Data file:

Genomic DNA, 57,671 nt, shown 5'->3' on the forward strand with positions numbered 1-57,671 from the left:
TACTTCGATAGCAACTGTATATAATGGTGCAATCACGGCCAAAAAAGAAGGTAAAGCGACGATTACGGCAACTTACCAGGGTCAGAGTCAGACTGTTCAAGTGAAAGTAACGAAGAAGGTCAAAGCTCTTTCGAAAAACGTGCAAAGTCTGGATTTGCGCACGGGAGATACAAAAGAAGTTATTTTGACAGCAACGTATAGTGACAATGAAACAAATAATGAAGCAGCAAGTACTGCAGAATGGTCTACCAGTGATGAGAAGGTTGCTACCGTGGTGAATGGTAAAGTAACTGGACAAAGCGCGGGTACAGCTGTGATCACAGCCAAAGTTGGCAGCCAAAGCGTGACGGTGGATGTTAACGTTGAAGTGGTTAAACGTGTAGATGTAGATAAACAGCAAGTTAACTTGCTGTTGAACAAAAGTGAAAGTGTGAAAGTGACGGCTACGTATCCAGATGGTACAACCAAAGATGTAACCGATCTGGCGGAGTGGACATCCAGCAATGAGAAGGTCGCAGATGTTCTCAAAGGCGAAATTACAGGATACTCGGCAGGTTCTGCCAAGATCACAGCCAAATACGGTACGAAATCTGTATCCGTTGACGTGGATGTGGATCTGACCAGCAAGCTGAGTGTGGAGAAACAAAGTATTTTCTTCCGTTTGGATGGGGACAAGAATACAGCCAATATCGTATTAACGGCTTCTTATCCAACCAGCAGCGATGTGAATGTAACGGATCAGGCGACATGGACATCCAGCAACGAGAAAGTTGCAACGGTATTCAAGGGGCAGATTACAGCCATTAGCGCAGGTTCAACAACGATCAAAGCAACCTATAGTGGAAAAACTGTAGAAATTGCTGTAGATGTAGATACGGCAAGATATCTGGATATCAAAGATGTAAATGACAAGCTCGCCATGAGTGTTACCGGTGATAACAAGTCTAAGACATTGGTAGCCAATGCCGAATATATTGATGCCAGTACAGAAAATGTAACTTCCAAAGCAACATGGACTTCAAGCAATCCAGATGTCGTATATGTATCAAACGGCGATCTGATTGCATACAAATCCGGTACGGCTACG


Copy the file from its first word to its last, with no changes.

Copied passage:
Genomic DNA, 57,671 nt, shown 5'->3' on the forward strand with positions numbered 1-57,671 from the left:
TACTTCGATAGCAACTGTATATAATGGTGCAATCACGGCCAAAAAAGAAGGTAAAGCGACGATTACGGCAACTTACCAGGGTCAGAGTCAGACTGTTCAAGTGAAAGTAACGAAGAAGGTCAAAGCTCTTTCGAAAAACGTGCAAAGTCTGGATTTGCGCACGGGAGATACAAAAGAAGTTATTTTGACAGCAACGTATAGTGACAATGAAACAAATAATGAAGCAGCAAGTACTGCAGAATGGTCTACCAGTGATGAGAAGGTTGCTACCGTGGTGAATGGTAAAGTAACTGGACAAAGCGCGGGTACAGCTGTGATCACAGCCAAAGTTGGCAGCCAAAGCGTGACGGTGGATGTTAACGTTGAAGTGGTTAAACGTGTAGATGTAGATAAACAGCAAGTTAACTTGCTGTTGAACAAAAGTGAAAGTGTGAAAGTGACGGCTACGTATCCAGATGGTACAACCAAAGATGTAACCGATCTGGCGGAGTGGACATCCAGCAATGAGAAGGTCGCAGATGTTCTCAAAGGCGAAATTACAGGATACTCGGCAGGTTCTGCCAAGATCACAGCCAAATACGGTACGAAATCTGTATCCGTTGACGTGGATGTGGATCTGACCAGCAAGCTGAGTGTGGAGAAACAAAGTATTTTCTTCCGTTTGGATGGGGACAAGAATACAGCCAATATCGTATTAACGGCTTCTTATCCAACCAGCAGCGATGTGAATGTAACGGATCAGGCGACATGGACATCCAGCAACGAGAAAGTTGCAACGGTATTCAAGGGGCAGATTACAGCCATTAGCGCAGGTTCAACAACGATCAAAGCAACCTATAGTGGAAAAACTGTAGAAATTGCTGTAGATGTAGATACGGCAAGATATCTGGATATCAAAGATGTAAATGACAAGCTCGCCATGAGTGTTACCGGTGATAACAAGTCTAAGACATTGGTAGCCAATGCCGAATATATTGATGCCAGTACAGAAAATGTAACTTCCAAAGCAACATGGACTTCAAGCAATCCAGATGTCGTATATGTATCAAACGGCGATCTGATTGCATACAAATCCGGTACGGCTACG